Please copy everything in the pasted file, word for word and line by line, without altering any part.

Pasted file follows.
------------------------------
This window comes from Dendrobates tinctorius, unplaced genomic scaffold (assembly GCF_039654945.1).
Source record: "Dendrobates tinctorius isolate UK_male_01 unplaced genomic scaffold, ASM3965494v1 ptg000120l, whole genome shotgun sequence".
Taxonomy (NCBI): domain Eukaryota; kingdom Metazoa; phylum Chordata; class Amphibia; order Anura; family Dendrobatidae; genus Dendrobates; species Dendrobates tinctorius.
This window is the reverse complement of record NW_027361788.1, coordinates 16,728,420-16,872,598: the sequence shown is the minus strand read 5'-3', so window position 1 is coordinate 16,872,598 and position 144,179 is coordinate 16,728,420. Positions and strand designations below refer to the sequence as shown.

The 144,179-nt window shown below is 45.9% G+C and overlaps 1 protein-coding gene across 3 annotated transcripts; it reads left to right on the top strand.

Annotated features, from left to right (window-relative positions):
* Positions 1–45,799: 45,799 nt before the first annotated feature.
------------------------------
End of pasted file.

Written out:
This window comes from Dendrobates tinctorius, unplaced genomic scaffold (assembly GCF_039654945.1).
Source record: "Dendrobates tinctorius isolate UK_male_01 unplaced genomic scaffold, ASM3965494v1 ptg000120l, whole genome shotgun sequence".
Taxonomy (NCBI): domain Eukaryota; kingdom Metazoa; phylum Chordata; class Amphibia; order Anura; family Dendrobatidae; genus Dendrobates; species Dendrobates tinctorius.
This window is the reverse complement of record NW_027361788.1, coordinates 16,728,420-16,872,598: the sequence shown is the minus strand read 5'-3', so window position 1 is coordinate 16,872,598 and position 144,179 is coordinate 16,728,420. Positions and strand designations below refer to the sequence as shown.

The 144,179-nt window shown below is 45.9% G+C and overlaps 1 protein-coding gene across 3 annotated transcripts; it reads left to right on the top strand.

Annotated features, from left to right (window-relative positions):
* Positions 1–45,799: 45,799 nt before the first annotated feature.